At the conference, whose proceedings were kept secret, the Canadian representative secured a commitment that the imperial government would negotiate, for Canada, terms that took the form of a protocol to the Berne Convention in 1914 (Protocole additionnel, 1914). This protocol eased Canadian concerns and paved the way for Canada to adhere to the Convention. Under the 1896 revision of the Berne Convention, authors from non-Union countries such as the United States could obtain copyright throughout the Berne Union by publishing their works first in a Berne country (such as Canada). This gave non-Union countries “back door” access to the rights granted by the Berne Convention without requiring said countries to join the Berne Convention. Berne Union authors (including Canadians) did not receive reciprocal protection from the United States; they faced stringent domestic manufacture provisions before they were eligible to receive copyright protection in that country (Berne Convention, 1896, Article 1, Item II; Berne Convention, 1908, Article 6). The 1914 protocol, however, allowed a country of the Union to restrict protection granted to the works of non-Union authors whose government failed to protect in an adequate manner the works of authors of the Union (Protocole additionnel, 1914). This gave Canada the flexibility of recognizing American copyright on a more reciprocal basis, a key requirement for Canadian adhesion.
During the interwar years, which were characterized by optimism about international institutions’ potential to bring about justice and peace, the Berne Convention represented for Canada a powerful international community and a forum for the expression of Canada’s newfound international personality (Hillmer & Granatstein, 2005). Canadian leaders felt that a failure to join in that Union would make Canada “an outlaw among the copyright nations of the world” (O’Hara, 1919), an “outsider in the general community of nations” (Canada, House of Commons, 1921, p. 3833), and a “non-harmonious and non-musical instrument” (Canada, House of Commons, 1931, p. 2309) within the concert of nations.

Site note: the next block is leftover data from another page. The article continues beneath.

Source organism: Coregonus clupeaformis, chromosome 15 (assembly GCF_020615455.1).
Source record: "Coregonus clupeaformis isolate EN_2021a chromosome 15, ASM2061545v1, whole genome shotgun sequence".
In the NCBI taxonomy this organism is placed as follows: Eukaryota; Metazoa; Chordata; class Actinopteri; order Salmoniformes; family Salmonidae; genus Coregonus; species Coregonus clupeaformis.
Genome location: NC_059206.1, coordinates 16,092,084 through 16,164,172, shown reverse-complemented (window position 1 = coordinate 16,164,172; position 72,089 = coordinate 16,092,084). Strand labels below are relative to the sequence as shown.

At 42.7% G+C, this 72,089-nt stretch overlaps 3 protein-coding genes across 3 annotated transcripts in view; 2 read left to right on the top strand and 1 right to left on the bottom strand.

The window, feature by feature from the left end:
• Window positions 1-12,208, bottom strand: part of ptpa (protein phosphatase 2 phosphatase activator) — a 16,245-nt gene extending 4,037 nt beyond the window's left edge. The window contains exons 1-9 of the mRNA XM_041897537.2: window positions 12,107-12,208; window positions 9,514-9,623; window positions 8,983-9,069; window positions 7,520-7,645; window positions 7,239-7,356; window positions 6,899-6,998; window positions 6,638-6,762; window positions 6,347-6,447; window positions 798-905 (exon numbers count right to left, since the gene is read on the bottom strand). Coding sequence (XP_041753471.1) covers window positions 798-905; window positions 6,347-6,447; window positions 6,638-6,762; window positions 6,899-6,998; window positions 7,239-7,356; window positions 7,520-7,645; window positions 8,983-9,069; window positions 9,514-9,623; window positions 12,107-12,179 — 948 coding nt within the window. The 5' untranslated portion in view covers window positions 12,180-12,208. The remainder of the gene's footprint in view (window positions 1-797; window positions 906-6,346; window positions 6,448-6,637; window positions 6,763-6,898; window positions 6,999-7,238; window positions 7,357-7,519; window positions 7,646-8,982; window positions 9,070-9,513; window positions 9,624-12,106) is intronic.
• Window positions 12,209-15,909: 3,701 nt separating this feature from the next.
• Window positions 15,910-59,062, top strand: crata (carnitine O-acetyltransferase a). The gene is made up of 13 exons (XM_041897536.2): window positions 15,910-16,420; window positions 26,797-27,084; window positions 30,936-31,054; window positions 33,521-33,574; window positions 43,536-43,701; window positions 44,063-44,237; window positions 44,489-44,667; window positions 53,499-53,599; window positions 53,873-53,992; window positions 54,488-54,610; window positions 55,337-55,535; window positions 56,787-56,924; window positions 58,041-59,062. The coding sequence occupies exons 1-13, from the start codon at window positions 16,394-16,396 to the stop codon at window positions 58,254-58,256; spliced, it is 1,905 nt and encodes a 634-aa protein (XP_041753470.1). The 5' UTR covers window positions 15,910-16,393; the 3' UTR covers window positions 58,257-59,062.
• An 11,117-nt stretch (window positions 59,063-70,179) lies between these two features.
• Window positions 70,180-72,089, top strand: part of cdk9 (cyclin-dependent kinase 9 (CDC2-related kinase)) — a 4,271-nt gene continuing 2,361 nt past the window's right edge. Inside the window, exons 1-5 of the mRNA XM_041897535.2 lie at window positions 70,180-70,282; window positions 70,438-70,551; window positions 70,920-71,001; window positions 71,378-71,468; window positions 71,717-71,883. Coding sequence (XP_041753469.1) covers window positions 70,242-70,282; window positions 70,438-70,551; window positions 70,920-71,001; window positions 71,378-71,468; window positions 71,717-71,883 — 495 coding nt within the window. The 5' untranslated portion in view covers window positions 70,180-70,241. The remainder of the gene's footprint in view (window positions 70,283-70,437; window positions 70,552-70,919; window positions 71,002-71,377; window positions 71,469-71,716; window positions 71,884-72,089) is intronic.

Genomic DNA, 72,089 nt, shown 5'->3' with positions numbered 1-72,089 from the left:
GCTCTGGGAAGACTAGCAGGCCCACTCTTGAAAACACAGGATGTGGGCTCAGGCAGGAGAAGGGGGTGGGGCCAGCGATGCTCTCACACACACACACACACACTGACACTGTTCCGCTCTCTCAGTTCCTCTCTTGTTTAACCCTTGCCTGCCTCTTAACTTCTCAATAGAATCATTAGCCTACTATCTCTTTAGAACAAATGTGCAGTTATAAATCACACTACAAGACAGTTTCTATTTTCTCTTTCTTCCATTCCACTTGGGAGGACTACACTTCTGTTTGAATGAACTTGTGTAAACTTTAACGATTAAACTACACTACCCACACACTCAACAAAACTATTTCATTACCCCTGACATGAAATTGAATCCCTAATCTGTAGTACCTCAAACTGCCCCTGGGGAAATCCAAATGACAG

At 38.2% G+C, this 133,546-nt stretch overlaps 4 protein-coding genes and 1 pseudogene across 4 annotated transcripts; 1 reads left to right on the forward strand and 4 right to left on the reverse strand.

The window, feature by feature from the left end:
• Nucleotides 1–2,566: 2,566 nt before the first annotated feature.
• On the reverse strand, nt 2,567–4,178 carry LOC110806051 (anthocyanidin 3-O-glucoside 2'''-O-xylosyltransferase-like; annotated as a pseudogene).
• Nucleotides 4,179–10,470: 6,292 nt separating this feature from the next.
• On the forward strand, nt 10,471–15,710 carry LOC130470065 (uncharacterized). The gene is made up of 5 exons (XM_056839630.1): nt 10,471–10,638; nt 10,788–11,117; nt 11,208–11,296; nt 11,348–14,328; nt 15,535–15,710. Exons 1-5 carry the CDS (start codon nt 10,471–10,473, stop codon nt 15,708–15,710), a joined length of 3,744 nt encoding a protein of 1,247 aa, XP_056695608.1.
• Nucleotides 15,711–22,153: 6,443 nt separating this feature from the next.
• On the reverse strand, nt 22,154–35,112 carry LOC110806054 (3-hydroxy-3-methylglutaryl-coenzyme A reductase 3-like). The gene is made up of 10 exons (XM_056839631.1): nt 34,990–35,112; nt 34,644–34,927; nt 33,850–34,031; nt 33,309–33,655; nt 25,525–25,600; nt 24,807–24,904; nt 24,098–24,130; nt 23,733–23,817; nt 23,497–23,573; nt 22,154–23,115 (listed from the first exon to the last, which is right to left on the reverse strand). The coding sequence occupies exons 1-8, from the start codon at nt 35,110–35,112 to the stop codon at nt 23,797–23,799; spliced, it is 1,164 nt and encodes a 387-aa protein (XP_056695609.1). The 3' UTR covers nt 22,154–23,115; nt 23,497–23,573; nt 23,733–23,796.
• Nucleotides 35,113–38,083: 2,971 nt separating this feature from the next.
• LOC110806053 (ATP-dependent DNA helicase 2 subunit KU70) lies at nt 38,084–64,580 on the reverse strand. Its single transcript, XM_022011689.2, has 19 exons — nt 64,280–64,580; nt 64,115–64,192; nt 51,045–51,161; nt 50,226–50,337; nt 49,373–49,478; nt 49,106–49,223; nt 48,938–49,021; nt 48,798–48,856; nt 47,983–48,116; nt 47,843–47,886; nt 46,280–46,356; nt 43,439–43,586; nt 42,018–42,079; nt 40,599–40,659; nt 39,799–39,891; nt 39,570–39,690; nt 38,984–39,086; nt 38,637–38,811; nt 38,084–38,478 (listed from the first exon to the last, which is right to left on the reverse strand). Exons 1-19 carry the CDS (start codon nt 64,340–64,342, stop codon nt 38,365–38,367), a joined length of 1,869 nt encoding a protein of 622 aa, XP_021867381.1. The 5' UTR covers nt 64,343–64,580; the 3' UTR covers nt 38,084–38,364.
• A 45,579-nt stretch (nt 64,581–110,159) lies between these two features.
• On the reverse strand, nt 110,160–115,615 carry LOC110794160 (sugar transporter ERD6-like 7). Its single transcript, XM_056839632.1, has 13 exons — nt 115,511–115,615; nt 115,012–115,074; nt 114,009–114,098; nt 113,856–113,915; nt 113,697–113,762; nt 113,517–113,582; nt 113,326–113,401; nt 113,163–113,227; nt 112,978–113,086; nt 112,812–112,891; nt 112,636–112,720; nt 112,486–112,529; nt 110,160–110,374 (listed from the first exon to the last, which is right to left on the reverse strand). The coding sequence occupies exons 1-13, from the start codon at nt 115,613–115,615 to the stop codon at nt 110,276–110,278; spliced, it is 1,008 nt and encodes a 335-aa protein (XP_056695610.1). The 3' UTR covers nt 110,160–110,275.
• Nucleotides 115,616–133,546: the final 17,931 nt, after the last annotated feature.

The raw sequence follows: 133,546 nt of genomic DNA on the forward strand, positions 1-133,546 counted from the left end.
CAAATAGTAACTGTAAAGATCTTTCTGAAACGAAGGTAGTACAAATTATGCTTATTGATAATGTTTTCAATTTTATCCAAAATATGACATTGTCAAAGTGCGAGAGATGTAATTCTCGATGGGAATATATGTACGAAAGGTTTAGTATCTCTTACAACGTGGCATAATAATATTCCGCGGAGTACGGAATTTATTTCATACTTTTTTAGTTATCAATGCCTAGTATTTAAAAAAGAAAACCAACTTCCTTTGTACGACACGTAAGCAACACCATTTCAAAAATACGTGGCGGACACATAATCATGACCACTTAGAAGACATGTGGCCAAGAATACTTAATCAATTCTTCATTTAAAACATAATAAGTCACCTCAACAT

(Bannerman, p. 37)
But, again, Canada’s position shifted a few decades later.
A 1957 Royal Commission on Patents, Copyright, Trade Marks and Industrial Designs concluded that the Berne Convention represented a European approach to copyright, granting high levels of copyright and placing the rights of authors above the interests of users, consumers, and the public. The commission suggested that a more American approach—with a utilitarian view of copyright that understood copyright as serving the public interest above the interests of authors—might be more suitable to Canada as a net copyright importer— a nation of copyright consumers more than a nation of copyright exporters. (Bannerman, p, 37)